UK unions seek legal review of government’s strike-breaking laws | Business

Trade unions have launched legal proceedings against the UK government, arguing that new laws allowing companies to use agency workers to break strikes are a “broad daylight” attack on the right to take industrial action.

Eleven trade unions, led by the Trades Union Congress (TUC), have sought permission for a judicial review of new regulations making the change.

The government brought forward the regulations in July amid an increased number of strikes this year held by workers ranging from barristers to dockers and train drivers. It comes amid a cost of living crisis that has led to increased pay demands by workers.

The new prime minister, Liz Truss, this summer responded to strikes with a pledge of “tough and decisive action to limit trade unions’ ability to paralyse our economy” within her first 30 days of taking office – although that promise may have been delayed by the mourning period for the Queen. The chancellor, Kwasi Kwarteng, and the business secretary, Jacob Rees-Mogg, have also repeatedly promised action to weaken unions’ power.

The unions joining the legal action include Aslef and RMT, which have staged a series of strikes by transport workers that have severely affected the UK rail network this summer, as well as the manufacturing workers’ unions GMB and Unite, the teachers’ union the NEU, and the civil servants’ unions the FDA and PCS.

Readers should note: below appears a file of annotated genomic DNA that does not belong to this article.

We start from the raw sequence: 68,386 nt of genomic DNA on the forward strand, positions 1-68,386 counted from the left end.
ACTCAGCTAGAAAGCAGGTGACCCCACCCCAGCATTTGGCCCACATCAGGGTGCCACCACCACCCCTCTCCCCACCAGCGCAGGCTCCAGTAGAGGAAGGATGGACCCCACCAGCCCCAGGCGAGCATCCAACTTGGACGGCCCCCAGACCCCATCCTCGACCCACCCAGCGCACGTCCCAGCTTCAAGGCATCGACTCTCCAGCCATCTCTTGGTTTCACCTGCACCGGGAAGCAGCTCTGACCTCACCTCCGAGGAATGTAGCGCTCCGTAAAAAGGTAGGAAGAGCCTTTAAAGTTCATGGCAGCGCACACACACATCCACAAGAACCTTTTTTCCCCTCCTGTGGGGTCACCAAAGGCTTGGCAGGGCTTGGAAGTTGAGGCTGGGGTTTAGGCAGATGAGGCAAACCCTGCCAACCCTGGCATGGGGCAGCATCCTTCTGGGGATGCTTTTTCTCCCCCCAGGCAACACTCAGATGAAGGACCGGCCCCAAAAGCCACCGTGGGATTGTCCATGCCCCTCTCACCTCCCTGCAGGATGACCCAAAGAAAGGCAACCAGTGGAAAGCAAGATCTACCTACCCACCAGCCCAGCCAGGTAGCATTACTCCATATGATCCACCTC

They argue that the government failed in its legal duty to consult unions before the agency workers change, and that the regulations “violate fundamental trade union rights protected by article 11 of the European convention on human rights”.

The plan to allow companies to use agency workers to break strikes faced heavy criticism from opposition MPs, as well as from the Recruitment and Employment Confederation, a business lobby group, which argued the plan would not work.

The TUC has already reported the government to the United Nations’ International Labour Organization, but the UK courts would have the ability to force the government to retake the decision if it was found that the proper process had not been carried out.

The request for a judicial review will present an early test of the new cabinet’s professed anti-union stance. The government will have a chance to argue that a judicial review should not be granted before any formal hearing.

Frances O’Grady, the TUC general secretary, said: “The right to strike is a fundamental British liberty. But the government is attacking it in broad daylight.

“Threatening this right tilts the balance of power too far towards employers. It means workers can’t stand up for decent services and safety at work – or defend their jobs and pay.

“Ministers failed to consult with unions as the law requires. And restricting the freedom to strike is a breach of international law.”

The request for the review is being managed by Thompsons Solicitors, a firm that regularly works with trade unions.

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